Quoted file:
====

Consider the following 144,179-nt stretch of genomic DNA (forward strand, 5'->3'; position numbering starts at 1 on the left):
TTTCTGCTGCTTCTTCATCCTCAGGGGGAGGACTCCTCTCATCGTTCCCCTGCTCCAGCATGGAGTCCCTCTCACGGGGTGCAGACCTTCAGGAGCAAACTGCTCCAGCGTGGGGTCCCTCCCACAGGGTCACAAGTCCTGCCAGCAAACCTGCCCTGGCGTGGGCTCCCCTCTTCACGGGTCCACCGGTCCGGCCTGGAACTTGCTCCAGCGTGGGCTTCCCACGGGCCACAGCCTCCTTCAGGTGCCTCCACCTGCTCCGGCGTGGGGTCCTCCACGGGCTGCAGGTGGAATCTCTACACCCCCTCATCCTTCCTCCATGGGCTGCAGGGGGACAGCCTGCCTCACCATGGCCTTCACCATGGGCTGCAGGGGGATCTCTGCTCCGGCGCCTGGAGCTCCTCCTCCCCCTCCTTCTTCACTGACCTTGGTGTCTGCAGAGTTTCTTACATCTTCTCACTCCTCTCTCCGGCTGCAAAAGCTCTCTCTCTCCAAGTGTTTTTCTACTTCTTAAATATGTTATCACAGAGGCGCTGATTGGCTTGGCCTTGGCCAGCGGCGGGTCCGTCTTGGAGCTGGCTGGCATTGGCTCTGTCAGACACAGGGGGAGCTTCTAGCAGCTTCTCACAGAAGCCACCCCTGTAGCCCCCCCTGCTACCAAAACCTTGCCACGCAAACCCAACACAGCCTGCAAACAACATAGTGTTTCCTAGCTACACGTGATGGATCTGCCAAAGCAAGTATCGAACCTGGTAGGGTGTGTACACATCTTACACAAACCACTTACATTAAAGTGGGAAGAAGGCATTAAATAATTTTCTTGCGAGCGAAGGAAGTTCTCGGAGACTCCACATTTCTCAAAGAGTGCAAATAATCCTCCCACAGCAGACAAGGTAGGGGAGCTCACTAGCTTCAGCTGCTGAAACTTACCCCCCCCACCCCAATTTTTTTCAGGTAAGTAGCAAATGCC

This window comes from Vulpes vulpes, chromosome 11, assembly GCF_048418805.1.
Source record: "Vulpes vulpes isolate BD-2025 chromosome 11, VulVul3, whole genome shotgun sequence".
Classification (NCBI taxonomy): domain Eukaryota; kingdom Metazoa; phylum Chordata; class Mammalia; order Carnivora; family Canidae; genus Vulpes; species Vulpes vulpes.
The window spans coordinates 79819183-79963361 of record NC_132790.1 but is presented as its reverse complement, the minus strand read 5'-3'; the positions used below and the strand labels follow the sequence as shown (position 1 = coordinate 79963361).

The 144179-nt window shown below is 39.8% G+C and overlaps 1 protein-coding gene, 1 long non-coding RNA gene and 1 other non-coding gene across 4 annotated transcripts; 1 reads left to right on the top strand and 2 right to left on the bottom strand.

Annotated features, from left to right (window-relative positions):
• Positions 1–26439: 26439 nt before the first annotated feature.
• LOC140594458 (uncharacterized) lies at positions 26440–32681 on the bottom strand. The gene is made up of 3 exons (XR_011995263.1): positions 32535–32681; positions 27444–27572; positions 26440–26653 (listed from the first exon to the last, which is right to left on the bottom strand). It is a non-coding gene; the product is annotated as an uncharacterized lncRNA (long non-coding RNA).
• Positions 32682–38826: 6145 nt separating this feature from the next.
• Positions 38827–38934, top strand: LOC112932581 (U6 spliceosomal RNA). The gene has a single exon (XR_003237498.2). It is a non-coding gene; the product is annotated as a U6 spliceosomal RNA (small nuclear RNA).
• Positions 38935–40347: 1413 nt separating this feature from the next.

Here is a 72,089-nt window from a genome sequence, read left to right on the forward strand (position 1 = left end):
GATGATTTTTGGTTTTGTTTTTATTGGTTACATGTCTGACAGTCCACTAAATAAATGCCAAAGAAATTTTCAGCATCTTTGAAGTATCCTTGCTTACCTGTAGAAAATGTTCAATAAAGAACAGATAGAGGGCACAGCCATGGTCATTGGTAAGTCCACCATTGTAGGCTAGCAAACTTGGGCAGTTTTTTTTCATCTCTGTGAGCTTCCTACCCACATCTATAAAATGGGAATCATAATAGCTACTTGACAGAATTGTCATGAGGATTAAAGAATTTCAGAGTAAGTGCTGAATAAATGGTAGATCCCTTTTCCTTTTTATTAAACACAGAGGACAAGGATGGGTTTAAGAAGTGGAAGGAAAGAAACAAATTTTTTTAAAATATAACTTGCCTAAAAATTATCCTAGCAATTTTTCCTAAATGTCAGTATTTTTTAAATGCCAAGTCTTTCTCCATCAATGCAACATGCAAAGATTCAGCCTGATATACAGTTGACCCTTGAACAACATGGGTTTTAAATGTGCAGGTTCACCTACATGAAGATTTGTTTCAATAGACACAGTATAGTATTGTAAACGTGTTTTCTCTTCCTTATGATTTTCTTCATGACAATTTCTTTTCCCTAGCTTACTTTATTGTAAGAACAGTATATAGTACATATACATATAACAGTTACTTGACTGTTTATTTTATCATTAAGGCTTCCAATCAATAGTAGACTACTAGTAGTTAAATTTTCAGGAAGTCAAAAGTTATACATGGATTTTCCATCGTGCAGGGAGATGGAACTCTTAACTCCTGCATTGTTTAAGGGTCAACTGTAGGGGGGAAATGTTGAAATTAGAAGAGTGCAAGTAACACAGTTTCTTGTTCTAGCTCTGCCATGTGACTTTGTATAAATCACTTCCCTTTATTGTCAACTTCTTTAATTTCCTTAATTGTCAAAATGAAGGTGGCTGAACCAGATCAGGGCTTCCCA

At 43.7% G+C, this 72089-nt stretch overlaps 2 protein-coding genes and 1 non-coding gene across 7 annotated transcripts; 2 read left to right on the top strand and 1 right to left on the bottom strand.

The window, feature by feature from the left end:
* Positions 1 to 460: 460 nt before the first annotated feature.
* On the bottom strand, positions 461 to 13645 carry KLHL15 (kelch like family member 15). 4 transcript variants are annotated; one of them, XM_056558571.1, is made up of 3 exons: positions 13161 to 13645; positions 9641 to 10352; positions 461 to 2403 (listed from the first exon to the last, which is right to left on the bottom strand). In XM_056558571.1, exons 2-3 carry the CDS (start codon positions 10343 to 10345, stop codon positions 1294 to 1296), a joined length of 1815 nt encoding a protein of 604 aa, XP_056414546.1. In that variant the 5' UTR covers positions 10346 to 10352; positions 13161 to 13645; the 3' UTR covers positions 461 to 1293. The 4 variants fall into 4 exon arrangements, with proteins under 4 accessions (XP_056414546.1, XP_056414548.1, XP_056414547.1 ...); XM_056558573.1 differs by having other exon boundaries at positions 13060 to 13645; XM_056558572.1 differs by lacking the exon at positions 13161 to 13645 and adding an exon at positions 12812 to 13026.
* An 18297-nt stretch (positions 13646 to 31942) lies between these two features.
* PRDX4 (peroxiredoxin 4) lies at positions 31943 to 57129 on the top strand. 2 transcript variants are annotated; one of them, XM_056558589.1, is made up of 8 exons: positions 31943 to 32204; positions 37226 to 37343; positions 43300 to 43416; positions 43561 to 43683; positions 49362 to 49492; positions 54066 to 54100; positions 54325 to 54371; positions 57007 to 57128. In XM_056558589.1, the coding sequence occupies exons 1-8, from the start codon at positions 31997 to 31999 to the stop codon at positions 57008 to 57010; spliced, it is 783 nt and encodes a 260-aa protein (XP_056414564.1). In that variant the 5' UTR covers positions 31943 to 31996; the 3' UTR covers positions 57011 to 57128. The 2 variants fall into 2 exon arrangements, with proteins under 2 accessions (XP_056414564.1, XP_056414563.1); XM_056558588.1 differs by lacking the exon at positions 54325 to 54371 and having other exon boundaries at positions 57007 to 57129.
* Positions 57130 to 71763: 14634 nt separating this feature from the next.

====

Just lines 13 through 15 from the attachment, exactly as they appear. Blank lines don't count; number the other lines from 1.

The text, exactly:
• Positions 38935–40347: 1413 nt separating this feature from the next.

Here is a 72,089-nt window from a genome sequence, read left to right on the forward strand (position 1 = left end):
GATGATTTTTGGTTTTGTTTTTATTGGTTACATGTCTGACAGTCCACTAAATAAATGCCAAAGAAATTTTCAGCATCTTTGAAGTATCCTTGCTTACCTGTAGAAAATGTTCAATAAAGAACAGATAGAGGGCACAGCCATGGTCATTGGTAAGTCCACCATTGTAGGCTAGCAAACTTGGGCAGTTTTTTTTCATCTCTGTGAGCTTCCTACCCACATCTATAAAATGGGAATCATAATAGCTACTTGACAGAATTGTCATGAGGATTAAAGAATTTCAGAGTAAGTGCTGAATAAATGGTAGATCCCTTTTCCTTTTTATTAAACACAGAGGACAAGGATGGGTTTAAGAAGTGGAAGGAAAGAAACAAATTTTTTTAAAATATAACTTGCCTAAAAATTATCCTAGCAATTTTTCCTAAATGTCAGTATTTTTTAAATGCCAAGTCTTTCTCCATCAATGCAACATGCAAAGATTCAGCCTGATATACAGTTGACCCTTGAACAACATGGGTTTTAAATGTGCAGGTTCACCTACATGAAGATTTGTTTCAATAGACACAGTATAGTATTGTAAACGTGTTTTCTCTTCCTTATGATTTTCTTCATGACAATTTCTTTTCCCTAGCTTACTTTATTGTAAGAACAGTATATAGTACATATACATATAACAGTTACTTGACTGTTTATTTTATCATTAAGGCTTCCAATCAATAGTAGACTACTAGTAGTTAAATTTTCAGGAAGTCAAAAGTTATACATGGATTTTCCATCGTGCAGGGAGATGGAACTCTTAACTCCTGCATTGTTTAAGGGTCAACTGTAGGGGGGAAATGTTGAAATTAGAAGAGTGCAAGTAACACAGTTTCTTGTTCTAGCTCTGCCATGTGACTTTGTATAAATCACTTCCCTTTATTGTCAACTTCTTTAATTTCCTTAATTGTCAAAATGAAGGTGGCTGAACCAGATCAGGGCTTCCCA